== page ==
NASCAR Cup Series

Joey Logano becomes first NASCAR winner at LA Coliseum with Busch Light Clash victory

7 Mins read
Credit: Sean Gardner/Getty Images

It is perhaps NASCAR‘s most ambitious plan in a long time. Many were rightfully skeptical when it was revealed. The premier Cup Series and its new Next Gen car racing in a temporary quarter-mile oval located in a college football stadium in the heart of Los Angeles? If one went back in time and presented this idea to another fan, they would likely be met with a confused look, if not boisterous laughter.

But that was what NASCAR did, and while it is too soon to make a proper retrospective, it might have been one of their biggest hits to date.

The Busch Light Clash, which had been held at Daytona International Speedway as a prelude to the season-opening Daytona 500 for over four decades, instead took place Sunday at the Los Angeles Memorial Coliseum for the first time ever. After Saturday’s practice and night qualifying and the drama of the Last Chance Qualifier, the yellow-and-red car of Joey Logano held off pole winner Kyle Busch to win his second career Clash in a stadium whose primary tenant—the USC Trojans football team—wears red and yellow.

Busch, the reigning Clash winner, established himself as the early favourite when he set the fastest time in qualifying before dominating his heat race. Unlike previous Clashes where only a select few were invited, all thirty-six chartered cars participated which necessitated four heats and two LCQs to whittle down the grid to twenty-three for the final. The heats’ pole sitters Busch, Tyler Reddick, Justin Haley, and Logano all led flag to flag, though stories were aplenty in the midfield such as Cody Ware‘s dramatic effort to make the final for perennial underdog Rick Ware Racing and a crash involving Kurt Busch, Brad Keselowski, and Landon Cassill.

The first LCQ once again saw the first-place starter leading every lap with Denny Hamlin locking his spot in. Save for an early wreck in which Todd Gilliland turned Aric Almirola into the wall, it was once again a relatively clean race. On the other hand, LCQ #2 was a microcosm of what doubters expected of the Clash: an incident-filled scramble that was exacerbated by drivers hoping to secure the final spots in the feature. Seven cautions occurred in the fifty-lap race, with Ty Dillon being involved in five. Dillon’s tumultuous day seemed to find light when he escaped with the LCQ win after starting last, only for it to come to an end entirely when he was penalised for jumping the final restart and the win shuffled to Ryan Preece. With reigning champion Kyle Larson qualifying via heat finish, Martin Truex Jr. rightfully opted not to run the heat and instead took the provisional given to the highest 2021 points finisher who had yet to advance (Truex was the 2021 runner-up).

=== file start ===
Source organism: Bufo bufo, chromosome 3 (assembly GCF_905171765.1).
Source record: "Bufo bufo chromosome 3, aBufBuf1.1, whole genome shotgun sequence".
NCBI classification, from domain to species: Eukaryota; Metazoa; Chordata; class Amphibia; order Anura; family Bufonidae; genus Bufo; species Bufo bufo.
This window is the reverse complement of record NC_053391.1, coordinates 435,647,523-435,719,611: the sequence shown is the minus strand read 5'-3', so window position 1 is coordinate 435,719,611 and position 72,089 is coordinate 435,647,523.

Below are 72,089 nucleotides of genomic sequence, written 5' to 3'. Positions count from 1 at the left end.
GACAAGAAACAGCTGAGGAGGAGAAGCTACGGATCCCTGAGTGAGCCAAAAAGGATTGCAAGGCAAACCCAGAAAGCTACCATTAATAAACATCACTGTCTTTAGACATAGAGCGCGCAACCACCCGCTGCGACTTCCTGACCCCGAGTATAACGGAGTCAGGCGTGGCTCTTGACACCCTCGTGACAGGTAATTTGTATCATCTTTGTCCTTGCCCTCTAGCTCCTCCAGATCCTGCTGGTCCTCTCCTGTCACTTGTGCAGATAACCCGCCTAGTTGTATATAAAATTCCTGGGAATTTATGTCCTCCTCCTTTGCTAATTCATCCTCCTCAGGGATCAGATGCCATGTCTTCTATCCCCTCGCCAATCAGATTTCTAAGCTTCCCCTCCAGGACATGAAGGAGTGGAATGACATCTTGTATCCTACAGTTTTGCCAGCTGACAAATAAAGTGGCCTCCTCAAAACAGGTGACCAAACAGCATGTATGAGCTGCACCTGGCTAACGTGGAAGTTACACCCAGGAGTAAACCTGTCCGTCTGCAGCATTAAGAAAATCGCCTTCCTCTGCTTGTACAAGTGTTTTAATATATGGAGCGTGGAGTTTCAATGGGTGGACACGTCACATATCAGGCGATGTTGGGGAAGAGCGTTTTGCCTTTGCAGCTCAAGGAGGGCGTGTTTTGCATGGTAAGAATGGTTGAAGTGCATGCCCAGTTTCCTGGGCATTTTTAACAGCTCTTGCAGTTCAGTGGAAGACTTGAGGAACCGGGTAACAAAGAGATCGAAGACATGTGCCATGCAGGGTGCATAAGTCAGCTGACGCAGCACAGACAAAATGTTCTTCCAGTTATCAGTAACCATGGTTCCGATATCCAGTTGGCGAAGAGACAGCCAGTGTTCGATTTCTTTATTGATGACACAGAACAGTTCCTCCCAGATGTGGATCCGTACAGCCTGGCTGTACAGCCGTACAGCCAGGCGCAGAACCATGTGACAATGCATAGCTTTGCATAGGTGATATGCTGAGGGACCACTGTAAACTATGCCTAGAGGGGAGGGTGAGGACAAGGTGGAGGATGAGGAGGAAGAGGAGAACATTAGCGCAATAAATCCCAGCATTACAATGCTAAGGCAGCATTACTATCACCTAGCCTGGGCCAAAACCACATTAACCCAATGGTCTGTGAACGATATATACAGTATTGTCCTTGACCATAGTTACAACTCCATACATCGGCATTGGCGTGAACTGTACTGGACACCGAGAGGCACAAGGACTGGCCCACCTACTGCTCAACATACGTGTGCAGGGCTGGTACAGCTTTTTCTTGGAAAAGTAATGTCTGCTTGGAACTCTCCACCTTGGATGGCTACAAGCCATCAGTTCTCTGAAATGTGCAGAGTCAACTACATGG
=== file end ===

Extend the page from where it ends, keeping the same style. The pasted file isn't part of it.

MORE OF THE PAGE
The four heat winners comprised the first two rows for the feature. Reddick held the early advantage over the field, leading until Ricky Stenhouse Jr. spun on lap 53 for the first caution. However, the leader met an abrupt demise when his driveshaft broke after dropping the clutch to warm up his tyres. A similar fate befell Chase Briscoe, who noted in a Reddit comment that such an issue did not occur in the Gen-6 car, and said that “it’s concerning but they will figure it out for sure, they will have to because we do the same thing every time we leave the pits.” Hamlin also retired from the race during the break with a power steering failure.

With Reddick out of the picture, Busch was once again on top. Another caution came on lap 65 with Chase Elliott’s single-car spin, followed by a halftime break at the midway point ten laps later.

Credit: Jared C. Tilton/Getty Images

The race resumed with Busch and William Byron leading, and the former cleared Byron for first. Preece exited shortly after with oil pressure problems.

Busch’s grip over the top position ended when Ryan Blaney hit the wall on lap 115 after contact with Erik Jones; with NASCAR Hall of Famer and noted helmet tosser Tony Stewart calling from the FOX booth, Blaney responded to the wreck by chucking his HANS device at Jones’ car, but returned to the race. The ensuing restart was aborted after Larson turned Haley into the wall.